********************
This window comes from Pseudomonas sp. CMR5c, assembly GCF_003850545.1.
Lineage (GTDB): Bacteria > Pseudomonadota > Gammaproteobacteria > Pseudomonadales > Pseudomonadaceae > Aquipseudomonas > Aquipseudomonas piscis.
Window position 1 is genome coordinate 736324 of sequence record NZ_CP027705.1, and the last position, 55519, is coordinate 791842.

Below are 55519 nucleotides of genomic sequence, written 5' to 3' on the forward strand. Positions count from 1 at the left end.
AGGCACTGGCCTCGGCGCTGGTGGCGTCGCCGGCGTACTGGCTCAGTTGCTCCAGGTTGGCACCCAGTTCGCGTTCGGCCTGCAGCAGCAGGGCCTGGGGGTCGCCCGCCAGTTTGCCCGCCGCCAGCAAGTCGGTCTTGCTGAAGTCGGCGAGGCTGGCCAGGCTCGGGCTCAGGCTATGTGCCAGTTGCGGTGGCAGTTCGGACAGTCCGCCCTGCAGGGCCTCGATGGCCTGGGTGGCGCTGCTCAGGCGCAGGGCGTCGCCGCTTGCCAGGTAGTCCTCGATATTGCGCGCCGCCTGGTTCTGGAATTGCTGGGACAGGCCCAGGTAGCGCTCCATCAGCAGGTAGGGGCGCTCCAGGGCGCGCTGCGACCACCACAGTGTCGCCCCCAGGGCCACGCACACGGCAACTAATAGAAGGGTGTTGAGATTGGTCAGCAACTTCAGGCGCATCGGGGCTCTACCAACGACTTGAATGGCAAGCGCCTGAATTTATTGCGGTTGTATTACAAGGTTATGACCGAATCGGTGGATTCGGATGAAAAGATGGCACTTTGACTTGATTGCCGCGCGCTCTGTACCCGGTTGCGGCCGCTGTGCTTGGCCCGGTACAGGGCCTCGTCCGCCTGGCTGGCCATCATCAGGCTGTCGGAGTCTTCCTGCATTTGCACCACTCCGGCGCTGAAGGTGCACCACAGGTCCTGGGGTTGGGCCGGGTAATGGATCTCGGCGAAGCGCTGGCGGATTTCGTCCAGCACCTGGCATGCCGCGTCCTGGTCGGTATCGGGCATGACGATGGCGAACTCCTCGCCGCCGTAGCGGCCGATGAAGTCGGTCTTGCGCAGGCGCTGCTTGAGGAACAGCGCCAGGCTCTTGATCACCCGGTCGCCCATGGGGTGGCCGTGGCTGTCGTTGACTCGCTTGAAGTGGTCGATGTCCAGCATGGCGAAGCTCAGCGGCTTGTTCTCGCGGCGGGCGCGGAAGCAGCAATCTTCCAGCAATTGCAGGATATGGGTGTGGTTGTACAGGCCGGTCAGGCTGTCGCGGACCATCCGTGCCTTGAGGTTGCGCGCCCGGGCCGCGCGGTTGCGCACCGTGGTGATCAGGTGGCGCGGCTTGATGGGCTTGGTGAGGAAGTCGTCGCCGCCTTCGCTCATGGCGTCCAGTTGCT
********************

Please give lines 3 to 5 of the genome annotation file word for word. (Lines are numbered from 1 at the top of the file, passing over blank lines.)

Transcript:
Window position 1 is genome coordinate 736324 of sequence record NZ_CP027705.1, and the last position, 55519, is coordinate 791842.

Below are 55519 nucleotides of genomic sequence, written 5' to 3' on the forward strand. Positions count from 1 at the left end.
AGGCACTGGCCTCGGCGCTGGTGGCGTCGCCGGCGTACTGGCTCAGTTGCTCCAGGTTGGCACCCAGTTCGCGTTCGGCCTGCAGCAGCAGGGCCTGGGGGTCGCCCGCCAGTTTGCCCGCCGCCAGCAAGTCGGTCTTGCTGAAGTCGGCGAGGCTGGCCAGGCTCGGGCTCAGGCTATGTGCCAGTTGCGGTGGCAGTTCGGACAGTCCGCCCTGCAGGGCCTCGATGGCCTGGGTGGCGCTGCTCAGGCGCAGGGCGTCGCCGCTTGCCAGGTAGTCCTCGATATTGCGCGCCGCCTGGTTCTGGAATTGCTGGGACAGGCCCAGGTAGCGCTCCATCAGCAGGTAGGGGCGCTCCAGGGCGCGCTGCGACCACCACAGTGTCGCCCCCAGGGCCACGCACACGGCAACTAATAGAAGGGTGTTGAGATTGGTCAGCAACTTCAGGCGCATCGGGGCTCTACCAACGACTTGAATGGCAAGCGCCTGAATTTATTGCGGTTGTATTACAAGGTTATGACCGAATCGGTGGATTCGGATGAAAAGATGGCACTTTGACTTGATTGCCGCGCGCTCTGTACCCGGTTGCGGCCGCTGTGCTTGGCCCGGTACAGGGCCTCGTCCGCCTGGCTGGCCATCATCAGGCTGTCGGAGTCTTCCTGCATTTGCACCACTCCGGCGCTGAAGGTGCACCACAGGTCCTGGGGTTGGGCCGGGTAATGGATCTCGGCGAAGCGCTGGCGGATTTCGTCCAGCACCTGGCATGCCGCGTCCTGGTCGGTATCGGGCATGACGATGGCGAACTCCTCGCCGCCGTAGCGGCCGATGAAGTCGGTCTTGCGCAGGCGCTGCTTGAGGAACAGCGCCAGGCTCTTGATCACCCGGTCGCCCATGGGGTGGCCGTGGCTGTCGTTGACTCGCTTGAAGTGGTCGATGTCCAGCATGGCGAAGCTCAGCGGCTTGTTCTCGCGGCGGGCGCGGAAGCAGCAATCTTCCAGCAATTGCAGGATATGGGTGTGGTTGTACAGGCCGGTCAGGCTGTCGCGGACCATCCGTGCCTTGAGGTTGCGCGCCCGGGCCGCGCGGTTGCGCACCGTGGTGATCAGGTGGCGCGGCTTGATGGGCTTGGTGAGGAAGTCGTCGCCGCCTTCGCTCATGGCGTCCAGTTGCT